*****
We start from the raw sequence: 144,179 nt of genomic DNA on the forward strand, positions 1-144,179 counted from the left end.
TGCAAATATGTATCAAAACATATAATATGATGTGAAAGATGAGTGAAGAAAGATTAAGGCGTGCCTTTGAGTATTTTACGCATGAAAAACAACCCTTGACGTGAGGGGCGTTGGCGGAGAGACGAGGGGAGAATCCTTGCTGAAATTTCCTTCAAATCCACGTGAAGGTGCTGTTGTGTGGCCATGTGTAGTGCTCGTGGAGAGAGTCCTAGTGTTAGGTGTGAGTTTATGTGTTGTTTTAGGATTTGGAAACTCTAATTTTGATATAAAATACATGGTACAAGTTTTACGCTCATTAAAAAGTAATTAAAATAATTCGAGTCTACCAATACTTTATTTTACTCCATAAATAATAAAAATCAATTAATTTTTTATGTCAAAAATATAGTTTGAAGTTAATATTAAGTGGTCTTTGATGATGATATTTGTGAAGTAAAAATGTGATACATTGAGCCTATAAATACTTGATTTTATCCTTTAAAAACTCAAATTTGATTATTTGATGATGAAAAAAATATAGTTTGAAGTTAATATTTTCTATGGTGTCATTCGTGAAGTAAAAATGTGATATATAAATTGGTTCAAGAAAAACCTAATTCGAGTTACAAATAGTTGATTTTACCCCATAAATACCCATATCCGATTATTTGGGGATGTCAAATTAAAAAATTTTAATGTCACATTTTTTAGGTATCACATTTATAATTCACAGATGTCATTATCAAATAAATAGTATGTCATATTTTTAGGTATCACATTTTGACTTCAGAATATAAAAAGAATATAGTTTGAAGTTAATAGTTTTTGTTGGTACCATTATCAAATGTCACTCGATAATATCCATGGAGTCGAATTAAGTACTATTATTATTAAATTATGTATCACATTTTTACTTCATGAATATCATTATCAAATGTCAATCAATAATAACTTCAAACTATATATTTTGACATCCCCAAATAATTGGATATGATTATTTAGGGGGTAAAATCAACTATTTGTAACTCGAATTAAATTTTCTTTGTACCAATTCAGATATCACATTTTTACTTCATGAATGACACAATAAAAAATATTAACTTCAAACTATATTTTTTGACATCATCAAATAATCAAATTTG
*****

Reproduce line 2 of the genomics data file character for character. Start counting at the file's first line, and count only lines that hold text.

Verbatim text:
TGCAAATATGTATCAAAACATATAATATGATGTGAAAGATGAGTGAAGAAAGATTAAGGCGTGCCTTTGAGTATTTTACGCATGAAAAACAACCCTTGACGTGAGGGGCGTTGGCGGAGAGACGAGGGGAGAATCCTTGCTGAAATTTCCTTCAAATCCACGTGAAGGTGCTGTTGTGTGGCCATGTGTAGTGCTCGTGGAGAGAGTCCTAGTGTTAGGTGTGAGTTTATGTGTTGTTTTAGGATTTGGAAACTCTAATTTTGATATAAAATACATGGTACAAGTTTTACGCTCATTAAAAAGTAATTAAAATAATTCGAGTCTACCAATACTTTATTTTACTCCATAAATAATAAAAATCAATTAATTTTTTATGTCAAAAATATAGTTTGAAGTTAATATTAAGTGGTCTTTGATGATGATATTTGTGAAGTAAAAATGTGATACATTGAGCCTATAAATACTTGATTTTATCCTTTAAAAACTCAAATTTGATTATTTGATGATGAAAAAAATATAGTTTGAAGTTAATATTTTCTATGGTGTCATTCGTGAAGTAAAAATGTGATATATAAATTGGTTCAAGAAAAACCTAATTCGAGTTACAAATAGTTGATTTTACCCCATAAATACCCATATCCGATTATTTGGGGATGTCAAATTAAAAAATTTTAATGTCACATTTTTTAGGTATCACATTTATAATTCACAGATGTCATTATCAAATAAATAGTATGTCATATTTTTAGGTATCACATTTTGACTTCAGAATATAAAAAGAATATAGTTTGAAGTTAATAGTTTTTGTTGGTACCATTATCAAATGTCACTCGATAATATCCATGGAGTCGAATTAAGTACTATTATTATTAAATTATGTATCACATTTTTACTTCATGAATATCATTATCAAATGTCAATCAATAATAACTTCAAACTATATATTTTGACATCCCCAAATAATTGGATATGATTATTTAGGGGGTAAAATCAACTATTTGTAACTCGAATTAAATTTTCTTTGTACCAATTCAGATATCACATTTTTACTTCATGAATGACACAATAAAAAATATTAACTTCAAACTATATTTTTTGACATCATCAAATAATCAAATTTG